BLURTING out the truth, the German economy minister, Sigmar Gabriel, has pronounced the Transatlantic Trade and Investment Partnership (TTIP), a free trade deal long being negotiated by the US and EU, and billed as the future for both regions, as being effectively dead.
Gabriel reported that the deal had been subject to 14 rounds of talks that have not produced agreement on a single item contained in the 27 chapters of the draft TTIP agreement. EU leaders are blaming the intransigence of the US government on making any concessions on the deal.
At the heart of this inability to reach agreement is the huge opposition TTIP has generated in the working class across Europe and in the US over its implications. It has also dawned on EU leaders what the deal means. French president Francois Hollande announced in May that he would ‘never accept’ the deal because it would completely destroy the sovereignty of France and the rest of Europe and leave the EU nothing more than a vassal state of the US.
This, of course, was the sole intention of TTIP as far as US capitalism was concerned.
Under the terms being insisted upon by Washington, US corporations would legally be entitled to veto any laws that impinged on their right to exploit Europe and reap super-profits.
It contained provisions that would force governments to privatise everything, including health services, for the benefit of US companies, all of this to be legally enforced by an international court presided over by lawyers and judges drawn from the ranks of these same corporations.
With the leaders of the EU finally recognising that TTIP is the equivalent of cutting their own throats, we can now expect the US to react with fury. This has raised the spectre of an all-out currency war between the EU, Britain and the US.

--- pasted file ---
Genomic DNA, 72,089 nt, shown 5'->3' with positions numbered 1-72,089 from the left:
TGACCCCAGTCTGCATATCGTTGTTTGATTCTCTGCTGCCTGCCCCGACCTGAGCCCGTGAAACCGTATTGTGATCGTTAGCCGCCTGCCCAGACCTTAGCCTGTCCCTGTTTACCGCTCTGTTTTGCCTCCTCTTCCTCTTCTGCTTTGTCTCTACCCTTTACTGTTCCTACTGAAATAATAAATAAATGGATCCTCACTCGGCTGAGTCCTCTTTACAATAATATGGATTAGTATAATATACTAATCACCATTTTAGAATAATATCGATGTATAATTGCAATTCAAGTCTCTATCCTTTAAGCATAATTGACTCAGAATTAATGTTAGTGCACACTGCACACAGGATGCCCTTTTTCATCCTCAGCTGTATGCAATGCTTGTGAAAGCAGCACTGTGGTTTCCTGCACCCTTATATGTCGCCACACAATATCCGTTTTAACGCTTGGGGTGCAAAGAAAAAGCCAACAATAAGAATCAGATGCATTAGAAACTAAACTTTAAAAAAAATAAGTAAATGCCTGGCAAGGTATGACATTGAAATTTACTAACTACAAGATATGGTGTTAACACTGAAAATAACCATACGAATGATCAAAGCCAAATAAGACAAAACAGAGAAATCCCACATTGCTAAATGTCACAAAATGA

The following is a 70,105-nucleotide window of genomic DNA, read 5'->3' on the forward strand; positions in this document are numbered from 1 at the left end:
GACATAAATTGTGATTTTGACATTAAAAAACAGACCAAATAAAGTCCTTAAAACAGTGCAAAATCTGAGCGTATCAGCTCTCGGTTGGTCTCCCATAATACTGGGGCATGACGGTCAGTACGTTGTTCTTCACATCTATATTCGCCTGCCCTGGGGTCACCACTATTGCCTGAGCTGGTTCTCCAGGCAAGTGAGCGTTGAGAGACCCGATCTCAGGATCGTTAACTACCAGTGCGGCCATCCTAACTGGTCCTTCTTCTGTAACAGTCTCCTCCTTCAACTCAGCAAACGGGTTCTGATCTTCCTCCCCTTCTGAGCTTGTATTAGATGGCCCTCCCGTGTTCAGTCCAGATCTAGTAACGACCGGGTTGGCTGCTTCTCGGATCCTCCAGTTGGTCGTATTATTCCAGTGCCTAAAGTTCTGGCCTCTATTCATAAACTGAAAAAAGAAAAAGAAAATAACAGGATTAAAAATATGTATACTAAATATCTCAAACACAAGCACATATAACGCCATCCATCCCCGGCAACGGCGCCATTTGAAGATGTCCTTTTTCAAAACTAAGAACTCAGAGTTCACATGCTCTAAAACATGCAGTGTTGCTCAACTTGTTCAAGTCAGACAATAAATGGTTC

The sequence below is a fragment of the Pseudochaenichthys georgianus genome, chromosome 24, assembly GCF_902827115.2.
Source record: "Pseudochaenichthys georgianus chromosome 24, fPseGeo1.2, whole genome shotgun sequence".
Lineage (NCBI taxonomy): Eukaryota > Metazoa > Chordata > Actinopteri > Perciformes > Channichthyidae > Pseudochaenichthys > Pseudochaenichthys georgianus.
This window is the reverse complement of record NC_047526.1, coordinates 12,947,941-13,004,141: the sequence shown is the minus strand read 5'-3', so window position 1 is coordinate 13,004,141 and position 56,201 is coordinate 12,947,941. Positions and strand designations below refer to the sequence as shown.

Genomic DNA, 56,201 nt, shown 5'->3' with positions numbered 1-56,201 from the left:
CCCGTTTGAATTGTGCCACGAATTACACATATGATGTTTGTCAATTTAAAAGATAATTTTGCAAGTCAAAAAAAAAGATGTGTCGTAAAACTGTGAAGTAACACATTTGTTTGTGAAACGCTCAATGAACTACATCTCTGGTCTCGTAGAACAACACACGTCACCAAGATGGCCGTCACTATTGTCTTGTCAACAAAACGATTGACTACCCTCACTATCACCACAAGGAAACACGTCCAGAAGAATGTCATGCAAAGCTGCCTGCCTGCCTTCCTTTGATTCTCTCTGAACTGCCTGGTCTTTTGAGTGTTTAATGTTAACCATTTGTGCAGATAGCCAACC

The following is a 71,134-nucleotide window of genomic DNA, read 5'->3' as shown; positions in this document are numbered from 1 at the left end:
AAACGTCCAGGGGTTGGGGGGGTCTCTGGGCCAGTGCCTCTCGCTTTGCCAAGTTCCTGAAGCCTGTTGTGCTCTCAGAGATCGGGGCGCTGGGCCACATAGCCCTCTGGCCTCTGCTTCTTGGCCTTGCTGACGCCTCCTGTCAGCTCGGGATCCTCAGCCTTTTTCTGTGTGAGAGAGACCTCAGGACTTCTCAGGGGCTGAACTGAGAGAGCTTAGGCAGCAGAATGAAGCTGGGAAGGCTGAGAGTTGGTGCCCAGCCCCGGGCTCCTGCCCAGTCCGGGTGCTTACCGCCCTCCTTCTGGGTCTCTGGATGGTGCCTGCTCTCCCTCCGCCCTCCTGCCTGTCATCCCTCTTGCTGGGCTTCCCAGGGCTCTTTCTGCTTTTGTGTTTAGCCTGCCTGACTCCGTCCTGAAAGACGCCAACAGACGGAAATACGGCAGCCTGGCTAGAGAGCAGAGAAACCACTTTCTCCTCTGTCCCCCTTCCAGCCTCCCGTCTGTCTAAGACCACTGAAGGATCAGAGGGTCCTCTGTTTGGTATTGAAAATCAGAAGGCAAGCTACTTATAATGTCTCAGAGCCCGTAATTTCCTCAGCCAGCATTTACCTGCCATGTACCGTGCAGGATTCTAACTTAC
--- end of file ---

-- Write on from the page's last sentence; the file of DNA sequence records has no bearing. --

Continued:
This was raised immediately after the Brexit vote, which at once caused the pound to drop in price to a 31-year low against the dollar. The euro has similarly dropped in what the US capitalist class sees as the beginnings of a currency war in which countries engage in competitive devaluations to win advantages in important export markets by making their products cheaper.
The harm to US exports has already been felt as their products become more expensive and imports cheaper, increasing the US trade deficit. This has increased since Brexit and now, with TTIP dead in the water, a currency war between the US and EU is inevitable in a ‘beggar-thy-neighbour’ confrontation.
In Britain, the crisis couldn’t be worse. As prime minister David Cameron was the main cheerleader for TTIP in the EU, he represented a bankrupt British capitalist class that saw their salvation in becoming a vassal state of US capitalism. After Brexit, they are now calling for a separate agreement with Washington, a TTIP ‘on steroids’ it has been called.
But, as Obama made clear during the referendum campaign, the only use Britain is to the US was as its puppet promoting the interests of American capitalism in the EU. Now it can no longer function in this way it will be cast aside in the developing economic war.
The importance of a currency war is that it inevitably brings much closer a real war. This shines a light on the recent clamouring by leaders of the EU countries for the creation of an independent EU army and the demand last week by the ex-head of the British navy, Admiral West, for Britain to urgently build up its armed forces to meet ‘existential’ threats.
The existential threats are rapidly turning out to be the fight between rival capitalist nations for survival as their economies are smashed up by the world crisis of their system. This is capitalism today – nation states fighting for survival and declaring war on one another while waging war on their own working class and at the same time making war on the ex-colonial countries for their resources.
The only future for workers and youth lies in the overthrow of this rotten, bankrupt capitalist system through the victory of the world socialist revolution.